I grew up in the days before VCR’s were common. And that really dates me since a lot of my younger readers who have TiVo or any kind of digital recorders may never have had a VCR. But at one point it just wasn’t common to have any kind of home television recording device. They existed in the 70’s but they weren’t cheap or in every home.

As a kid, I had a black + white TV in my bedroom, and that dates me too. Even then B+W TV’s were on the way out and color sets were soon all you’d find. It was an old set.

This was around 1979 or so. I was young and I was just becoming a Star Trek fan. (How did that happen? Read here.) Problem was, the show aired on WPIX channel 11 late at night. I’m not sure, but it aired at 11:00 or even later, and for a kid like me, that was past my bedtime. Even though there was a  TV right near my bed, I knew Mom or Dad would see the light under my door or hear the sound so watching the show wasn’t an option. But I came up with a work around.

Dad had a portable cassette recorder and I put it next to the TV speaker, turned down the sound, and adjusted the picture so the screen was all black. That way I recorded the Trek audio and eventually I had three or four shows in my meager collection, audio only. I’d listen to them late at night.

See how old it is? It has a leather case and a carry strap!

See how old it is? It has a leather case and a carry strap!

Flash forward to today. DVD, Netflix, Hulu, and more. If you want to see (let alone hear) an episode of Star Trek it is at your fingertips. And the other night I put on Netflix and found a particular episode of Star Trek, one I haven’t seen in a few years, at least.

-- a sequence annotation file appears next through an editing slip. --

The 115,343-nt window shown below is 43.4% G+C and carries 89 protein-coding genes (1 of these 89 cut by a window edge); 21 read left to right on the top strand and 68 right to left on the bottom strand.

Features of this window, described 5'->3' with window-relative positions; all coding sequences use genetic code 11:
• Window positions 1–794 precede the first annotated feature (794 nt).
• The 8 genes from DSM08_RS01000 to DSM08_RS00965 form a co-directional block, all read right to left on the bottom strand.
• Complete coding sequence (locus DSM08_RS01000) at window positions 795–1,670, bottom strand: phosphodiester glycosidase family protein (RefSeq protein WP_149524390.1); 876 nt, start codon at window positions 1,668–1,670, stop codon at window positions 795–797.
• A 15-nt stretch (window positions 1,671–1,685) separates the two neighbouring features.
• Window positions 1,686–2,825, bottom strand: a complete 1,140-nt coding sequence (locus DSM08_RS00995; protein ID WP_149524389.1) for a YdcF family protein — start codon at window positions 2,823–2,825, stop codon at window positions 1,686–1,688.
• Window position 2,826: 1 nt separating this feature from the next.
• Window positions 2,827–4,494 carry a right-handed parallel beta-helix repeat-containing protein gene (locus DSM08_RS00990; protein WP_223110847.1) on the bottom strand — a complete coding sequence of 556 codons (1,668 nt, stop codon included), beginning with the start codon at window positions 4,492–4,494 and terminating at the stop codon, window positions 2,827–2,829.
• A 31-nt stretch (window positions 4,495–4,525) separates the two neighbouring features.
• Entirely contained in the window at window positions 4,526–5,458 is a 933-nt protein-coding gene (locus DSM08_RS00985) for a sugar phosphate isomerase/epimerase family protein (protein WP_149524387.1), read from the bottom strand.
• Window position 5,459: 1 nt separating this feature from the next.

Kirk, Spock and Co. beam down to a planet where Spock gets infected by alien spores and his emotions are released. He falls in love and refuses to leave the planet. It’s not a bad episode but certainly not one of the best. Middle of the road, I’d say. It’s memorable for Spock falling in love but also for McCoy speaking in a slow Southern drawl.

1x25_This_Side_of_Paradise_title_card

But it is very special to me since it was one of the shows I taped on that old recorder of Dad’s. Both the recorder and the tape are long, long gone. So just for the heck of it, to relive some of my youth, late at night I after I got into bed the other night I took out my tablet and played This Side of Paradise. Without the picture. Just the audio. The same way I listened to this episode back in the late 70’s.

It isn’t a great line, and not a memorable piece of dialogue, but I would be lying if I didn’t get a thrill hearing the head of the planet’s lost colony introduce himself to Jim Kirk.

this side of paradise new caption

I have a clear and distinct memory of lying in my childhood bed in my family’s old apartment listening to that scene. And for the next 50 minutes or so, while I may have been lying in my 2016 bed, I was also lying in my 1979 bed, in my 1979 home, and I felt every bit the kid I was then.

I suppose there’s a point here about technology, or childhood, or whatever you may have read into this. For me, the only point is that it’s a damn shame I had to grow up.